New insights into domestication of carrot from root transcriptome analyses

Jun Rong, Youri Lammers, Jared L. Strasburg, Natasha S. Schidlo, Yavuz Ariyurek, Tom J. De Jong, Peter G.L. Klinkhamer, Marinus J.M. Smulders, Klaas Vrieling

Research output: Contribution to journalArticlepeer-review

33 Scopus citations

Abstract

Background: Understanding the molecular basis of domestication can provide insights into the processes of rapid evolution and crop improvement. Here we demonstrated the processes of carrot domestication and identified genes under selection based on transcriptome analyses. Results: The root transcriptomes of widely differing cultivated and wild carrots were sequenced. A method accounting for sequencing errors was introduced to optimize SNP (single nucleotide polymorphism) discovery. 11,369 SNPs were identified. Of these, 622 (out of 1000 tested SNPs) were validated and used to genotype a large set of cultivated carrot, wild carrot and other wild Daucus carota subspecies, primarily of European origin. Phylogenetic analysis indicated that eastern carrot may originate from Western Asia and western carrot may be selected from eastern carrot. Different wild D. carota subspecies may have contributed to the domestication of cultivated carrot. Genetic diversity was significantly reduced in western cultivars, probably through bottlenecks and selection. However, a high proportion of genetic diversity (more than 85% of the genetic diversity in wild populations) is currently retained in western cultivars. Model simulation indicated high and asymmetric gene flow from wild to cultivated carrots, spontaneously and/or by introgression breeding. Nevertheless, high genetic differentiation exists between cultivated and wild carrots (Fst = 0.295) showing the strong effects of selection. Expression patterns differed radically for some genes between cultivated and wild carrot roots which may be related to changes in root traits. The up-regulation of water-channel-protein gene expression in cultivars might be involved in changing water content and transport in roots. The activated expression of carotenoid-binding-protein genes in cultivars could be related to the high carotenoid accumulation in roots. The silencing of allergen-protein-like genes in cultivated carrot roots suggested strong human selection to reduce allergy. These results suggest that regulatory changes of gene expressions may have played a predominant role in domestication. Conclusions: Western carrots may originate from eastern carrots. The reduction in genetic diversity in western cultivars due to domestication bottleneck/selection may have been offset by introgression from wild carrot. Differential gene expression patterns between cultivated and wild carrot roots may be a signature of strong selection for favorable cultivation traits.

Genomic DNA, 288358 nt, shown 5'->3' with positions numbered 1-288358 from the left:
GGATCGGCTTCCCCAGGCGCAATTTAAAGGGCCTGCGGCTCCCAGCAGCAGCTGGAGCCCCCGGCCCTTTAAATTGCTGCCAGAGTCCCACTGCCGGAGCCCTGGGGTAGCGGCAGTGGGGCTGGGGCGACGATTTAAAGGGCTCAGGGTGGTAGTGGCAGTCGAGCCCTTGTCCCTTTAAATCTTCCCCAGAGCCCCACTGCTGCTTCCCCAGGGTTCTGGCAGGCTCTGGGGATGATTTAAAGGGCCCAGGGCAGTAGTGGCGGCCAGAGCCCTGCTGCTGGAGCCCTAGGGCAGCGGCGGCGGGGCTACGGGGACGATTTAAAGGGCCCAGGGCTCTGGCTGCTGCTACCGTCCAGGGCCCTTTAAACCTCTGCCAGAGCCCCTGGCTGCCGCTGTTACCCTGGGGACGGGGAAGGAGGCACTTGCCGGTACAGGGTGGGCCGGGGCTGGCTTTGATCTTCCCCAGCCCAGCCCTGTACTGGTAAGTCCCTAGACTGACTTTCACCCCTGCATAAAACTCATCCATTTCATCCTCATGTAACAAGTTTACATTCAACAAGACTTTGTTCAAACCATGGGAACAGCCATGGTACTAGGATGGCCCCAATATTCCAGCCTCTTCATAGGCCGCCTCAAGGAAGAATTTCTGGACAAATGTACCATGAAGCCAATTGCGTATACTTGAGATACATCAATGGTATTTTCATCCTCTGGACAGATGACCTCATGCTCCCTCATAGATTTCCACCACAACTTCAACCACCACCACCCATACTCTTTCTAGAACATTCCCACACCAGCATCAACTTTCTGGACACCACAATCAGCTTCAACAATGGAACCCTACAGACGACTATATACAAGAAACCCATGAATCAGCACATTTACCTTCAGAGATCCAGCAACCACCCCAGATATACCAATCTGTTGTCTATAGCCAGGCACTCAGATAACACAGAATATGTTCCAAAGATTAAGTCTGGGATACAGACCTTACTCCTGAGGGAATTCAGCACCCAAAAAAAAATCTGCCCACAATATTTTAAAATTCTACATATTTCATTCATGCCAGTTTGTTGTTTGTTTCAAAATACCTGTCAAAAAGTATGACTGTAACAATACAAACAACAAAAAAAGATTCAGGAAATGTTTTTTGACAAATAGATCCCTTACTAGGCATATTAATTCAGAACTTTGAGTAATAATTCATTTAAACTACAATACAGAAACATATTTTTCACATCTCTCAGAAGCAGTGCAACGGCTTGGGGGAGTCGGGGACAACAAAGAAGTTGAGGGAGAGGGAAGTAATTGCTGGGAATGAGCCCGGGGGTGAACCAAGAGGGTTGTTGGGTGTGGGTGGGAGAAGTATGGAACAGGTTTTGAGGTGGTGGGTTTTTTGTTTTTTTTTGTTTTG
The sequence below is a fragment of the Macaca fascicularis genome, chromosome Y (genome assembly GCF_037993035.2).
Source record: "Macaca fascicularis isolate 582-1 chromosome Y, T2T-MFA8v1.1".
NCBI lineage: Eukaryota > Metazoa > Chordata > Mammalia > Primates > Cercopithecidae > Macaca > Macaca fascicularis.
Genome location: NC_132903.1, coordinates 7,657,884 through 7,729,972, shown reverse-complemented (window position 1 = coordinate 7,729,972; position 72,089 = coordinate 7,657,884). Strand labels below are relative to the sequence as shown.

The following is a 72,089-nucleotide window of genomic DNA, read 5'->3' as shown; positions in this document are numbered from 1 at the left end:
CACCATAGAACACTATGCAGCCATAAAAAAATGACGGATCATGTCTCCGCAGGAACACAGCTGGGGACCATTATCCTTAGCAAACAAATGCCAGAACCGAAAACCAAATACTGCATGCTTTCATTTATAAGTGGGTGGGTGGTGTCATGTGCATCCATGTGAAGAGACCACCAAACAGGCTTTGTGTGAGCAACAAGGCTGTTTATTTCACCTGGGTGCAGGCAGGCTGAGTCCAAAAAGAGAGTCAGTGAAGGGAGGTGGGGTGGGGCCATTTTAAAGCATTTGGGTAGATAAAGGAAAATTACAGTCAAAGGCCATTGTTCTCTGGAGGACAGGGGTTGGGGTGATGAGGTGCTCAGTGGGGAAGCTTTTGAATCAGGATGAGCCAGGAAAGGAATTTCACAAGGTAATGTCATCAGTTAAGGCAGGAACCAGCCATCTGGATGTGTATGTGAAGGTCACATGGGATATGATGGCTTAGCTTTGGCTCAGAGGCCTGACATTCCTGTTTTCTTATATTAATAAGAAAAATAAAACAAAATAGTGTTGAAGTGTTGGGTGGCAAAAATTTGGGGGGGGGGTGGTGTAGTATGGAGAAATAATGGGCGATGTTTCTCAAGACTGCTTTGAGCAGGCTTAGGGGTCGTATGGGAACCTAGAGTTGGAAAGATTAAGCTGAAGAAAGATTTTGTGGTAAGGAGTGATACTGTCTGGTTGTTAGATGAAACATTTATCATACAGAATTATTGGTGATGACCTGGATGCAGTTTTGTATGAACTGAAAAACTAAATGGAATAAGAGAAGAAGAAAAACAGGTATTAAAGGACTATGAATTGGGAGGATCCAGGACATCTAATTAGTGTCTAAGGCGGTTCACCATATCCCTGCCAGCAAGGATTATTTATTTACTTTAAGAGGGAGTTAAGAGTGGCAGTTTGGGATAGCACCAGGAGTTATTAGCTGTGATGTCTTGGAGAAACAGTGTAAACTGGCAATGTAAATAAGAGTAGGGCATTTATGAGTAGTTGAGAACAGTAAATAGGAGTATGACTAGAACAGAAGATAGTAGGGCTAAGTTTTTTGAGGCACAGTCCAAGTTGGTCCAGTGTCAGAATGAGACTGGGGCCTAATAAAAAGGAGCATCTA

Original languageEnglish (US)
Article number895
JournalBMC Genomics
Volume15
Issue number1
DOIs
StatePublished - 2014

Bibliographical note

Funding Information:
We thank Sophie Greve and colleagues of Leiden Genome Technology Center for their support of our study and Yu Sun and Songting Shi of Leiden University Medical Center for their help and comments. We thank Cilia Grebenstein for providing carrot seeds and Prof. Martien Groenen, Dr. Hendrik-Jan Megens, Laura Bertola and Dick Groenenberg for helping with phylogenetic analysis. We are grateful to Dandan Cheng, Karin A. M. van der Veen, Cilke M. Hermans and Henk W. Nell for helping grow the carrots. Peter J. Steenbergen is thanked for genotyping 21 cultivated and wild accessions at 89 SNP positions. Prof. Allison A. Snow of The Ohio State University is thanked for comments on the manuscript. We thank Warwick Genetic Resources Unit in the United Kingdom and The Genebank of the Leibniz Institute of Plant Genetics and Crop Plant Research (IPK Gatersleben) in Germany for providing carrot materials. We are grateful to Dorien Postma-Haarsma, Henk Huits and colleagues of Bejo Zaden B.V. for their supports in SNP validation. Finally, we thank Nigel Harle for his revision of our English. This work was supported by the research program “Ecology Regarding Genetically Modified Organisms” (ERGO) No. 838.06.031 of the Dutch Ministries for the Environment, Economic Affairs, Agriculture and Science and Education, implemented by the Earth and Life Sciences Council (ALW) of The Netherlands Organisation for Scientific Research (NWO).

Publisher Copyright:
© 2014 Rong et al.

Keywords

  • Crop and wild relative
  • Daucus carota
  • Domestication gene
  • Gene expression difference
  • High-throughput sequencing
  • Root transcriptome
  • Single nucleotide polymorphism

Fingerprint

Dive into the research topics of 'New insights into domestication of carrot from root transcriptome analyses'. Together they form a unique fingerprint.

Cite this